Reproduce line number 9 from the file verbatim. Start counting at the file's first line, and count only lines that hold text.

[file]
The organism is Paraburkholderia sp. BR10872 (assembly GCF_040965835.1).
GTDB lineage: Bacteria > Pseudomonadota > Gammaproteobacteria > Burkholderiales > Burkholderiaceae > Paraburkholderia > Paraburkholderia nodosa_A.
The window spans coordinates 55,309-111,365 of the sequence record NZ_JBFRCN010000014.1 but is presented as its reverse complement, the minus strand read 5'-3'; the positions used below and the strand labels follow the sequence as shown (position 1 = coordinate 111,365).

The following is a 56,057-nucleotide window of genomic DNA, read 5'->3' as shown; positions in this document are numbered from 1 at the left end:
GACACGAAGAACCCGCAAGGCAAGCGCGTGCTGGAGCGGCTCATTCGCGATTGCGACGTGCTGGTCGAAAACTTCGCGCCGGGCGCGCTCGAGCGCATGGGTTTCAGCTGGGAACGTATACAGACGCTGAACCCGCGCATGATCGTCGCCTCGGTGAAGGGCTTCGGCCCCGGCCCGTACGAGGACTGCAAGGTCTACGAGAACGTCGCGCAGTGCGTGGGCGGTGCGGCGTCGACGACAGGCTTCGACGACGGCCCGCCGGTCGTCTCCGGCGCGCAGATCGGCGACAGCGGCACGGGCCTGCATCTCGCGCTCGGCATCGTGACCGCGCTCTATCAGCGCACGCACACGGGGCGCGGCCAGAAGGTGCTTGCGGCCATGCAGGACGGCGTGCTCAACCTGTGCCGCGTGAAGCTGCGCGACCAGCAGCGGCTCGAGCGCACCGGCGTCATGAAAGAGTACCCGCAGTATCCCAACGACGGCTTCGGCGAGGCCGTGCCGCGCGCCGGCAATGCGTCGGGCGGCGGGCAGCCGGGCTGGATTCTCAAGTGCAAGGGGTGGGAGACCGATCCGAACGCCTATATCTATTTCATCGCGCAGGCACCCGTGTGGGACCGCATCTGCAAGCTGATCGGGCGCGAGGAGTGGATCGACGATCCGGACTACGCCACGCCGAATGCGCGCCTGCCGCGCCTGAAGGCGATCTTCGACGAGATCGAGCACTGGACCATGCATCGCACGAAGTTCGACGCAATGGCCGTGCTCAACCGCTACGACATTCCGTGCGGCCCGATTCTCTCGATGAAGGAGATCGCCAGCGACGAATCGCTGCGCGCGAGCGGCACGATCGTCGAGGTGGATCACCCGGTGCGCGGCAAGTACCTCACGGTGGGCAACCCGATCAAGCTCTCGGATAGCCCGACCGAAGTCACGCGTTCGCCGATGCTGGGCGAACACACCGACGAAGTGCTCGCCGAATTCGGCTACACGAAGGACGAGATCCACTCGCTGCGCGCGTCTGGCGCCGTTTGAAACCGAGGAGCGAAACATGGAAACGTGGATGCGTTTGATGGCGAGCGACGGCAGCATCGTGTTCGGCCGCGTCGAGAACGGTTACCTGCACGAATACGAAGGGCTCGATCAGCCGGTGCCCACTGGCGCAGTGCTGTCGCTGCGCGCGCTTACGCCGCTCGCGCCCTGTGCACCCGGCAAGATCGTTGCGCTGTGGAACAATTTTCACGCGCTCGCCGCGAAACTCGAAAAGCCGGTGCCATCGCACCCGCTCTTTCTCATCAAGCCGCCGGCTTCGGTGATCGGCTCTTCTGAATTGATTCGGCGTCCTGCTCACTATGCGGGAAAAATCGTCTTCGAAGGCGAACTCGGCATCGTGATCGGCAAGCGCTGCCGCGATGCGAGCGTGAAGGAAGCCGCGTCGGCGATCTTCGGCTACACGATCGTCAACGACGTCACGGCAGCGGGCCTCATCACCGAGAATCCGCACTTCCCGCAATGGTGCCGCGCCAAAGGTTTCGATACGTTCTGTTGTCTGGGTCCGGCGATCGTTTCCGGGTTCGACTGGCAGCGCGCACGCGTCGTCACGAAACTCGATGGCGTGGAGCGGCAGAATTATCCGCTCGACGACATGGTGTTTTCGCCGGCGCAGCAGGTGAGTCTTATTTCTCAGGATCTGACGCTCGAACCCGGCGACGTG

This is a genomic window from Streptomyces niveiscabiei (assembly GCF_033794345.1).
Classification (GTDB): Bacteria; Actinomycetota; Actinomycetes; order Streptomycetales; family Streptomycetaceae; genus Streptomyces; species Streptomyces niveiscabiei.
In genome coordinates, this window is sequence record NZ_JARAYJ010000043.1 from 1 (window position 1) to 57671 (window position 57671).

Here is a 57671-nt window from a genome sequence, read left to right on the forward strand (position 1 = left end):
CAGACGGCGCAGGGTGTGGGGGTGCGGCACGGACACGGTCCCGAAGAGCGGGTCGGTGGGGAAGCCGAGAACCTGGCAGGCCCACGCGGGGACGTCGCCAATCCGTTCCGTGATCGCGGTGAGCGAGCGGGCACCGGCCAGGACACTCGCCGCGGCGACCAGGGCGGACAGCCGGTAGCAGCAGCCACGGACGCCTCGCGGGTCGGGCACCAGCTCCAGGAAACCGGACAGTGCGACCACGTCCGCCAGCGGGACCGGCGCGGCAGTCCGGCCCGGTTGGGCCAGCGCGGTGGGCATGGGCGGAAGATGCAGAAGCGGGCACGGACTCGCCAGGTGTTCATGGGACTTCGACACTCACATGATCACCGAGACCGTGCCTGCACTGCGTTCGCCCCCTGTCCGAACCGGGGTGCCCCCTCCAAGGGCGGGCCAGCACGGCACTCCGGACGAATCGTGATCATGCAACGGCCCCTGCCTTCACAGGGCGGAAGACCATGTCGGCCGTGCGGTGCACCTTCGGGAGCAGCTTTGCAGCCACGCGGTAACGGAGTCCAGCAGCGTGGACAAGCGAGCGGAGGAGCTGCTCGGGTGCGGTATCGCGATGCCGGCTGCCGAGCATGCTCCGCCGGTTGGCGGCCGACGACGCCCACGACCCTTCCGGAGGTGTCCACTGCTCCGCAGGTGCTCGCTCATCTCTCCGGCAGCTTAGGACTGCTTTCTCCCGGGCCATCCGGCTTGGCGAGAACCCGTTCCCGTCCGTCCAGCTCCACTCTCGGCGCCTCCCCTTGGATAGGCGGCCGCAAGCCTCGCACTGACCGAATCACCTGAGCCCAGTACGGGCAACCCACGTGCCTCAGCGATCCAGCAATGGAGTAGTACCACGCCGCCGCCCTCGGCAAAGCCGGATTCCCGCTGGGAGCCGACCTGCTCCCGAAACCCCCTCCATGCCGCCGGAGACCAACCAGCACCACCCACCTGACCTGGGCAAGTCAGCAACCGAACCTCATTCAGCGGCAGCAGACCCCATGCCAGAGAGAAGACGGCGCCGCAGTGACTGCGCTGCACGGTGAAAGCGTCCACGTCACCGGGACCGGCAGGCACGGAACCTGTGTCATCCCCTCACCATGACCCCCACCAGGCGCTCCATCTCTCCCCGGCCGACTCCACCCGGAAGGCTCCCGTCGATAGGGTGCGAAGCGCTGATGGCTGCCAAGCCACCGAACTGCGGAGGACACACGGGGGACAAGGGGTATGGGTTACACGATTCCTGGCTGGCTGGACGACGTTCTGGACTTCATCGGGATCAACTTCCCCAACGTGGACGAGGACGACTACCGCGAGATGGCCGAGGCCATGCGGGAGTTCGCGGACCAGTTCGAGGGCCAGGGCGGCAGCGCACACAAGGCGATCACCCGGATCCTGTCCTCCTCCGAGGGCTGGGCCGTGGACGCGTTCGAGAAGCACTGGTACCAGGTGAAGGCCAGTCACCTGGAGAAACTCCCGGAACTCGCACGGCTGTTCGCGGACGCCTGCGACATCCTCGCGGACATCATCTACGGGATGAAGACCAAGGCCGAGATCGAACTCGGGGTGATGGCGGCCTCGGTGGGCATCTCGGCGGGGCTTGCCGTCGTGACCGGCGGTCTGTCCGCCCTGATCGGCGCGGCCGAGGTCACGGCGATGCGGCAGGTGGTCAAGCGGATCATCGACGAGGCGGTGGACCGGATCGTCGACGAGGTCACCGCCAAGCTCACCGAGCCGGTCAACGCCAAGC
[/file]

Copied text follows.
Here is a 57671-nt window from a genome sequence, read left to right on the forward strand (position 1 = left end):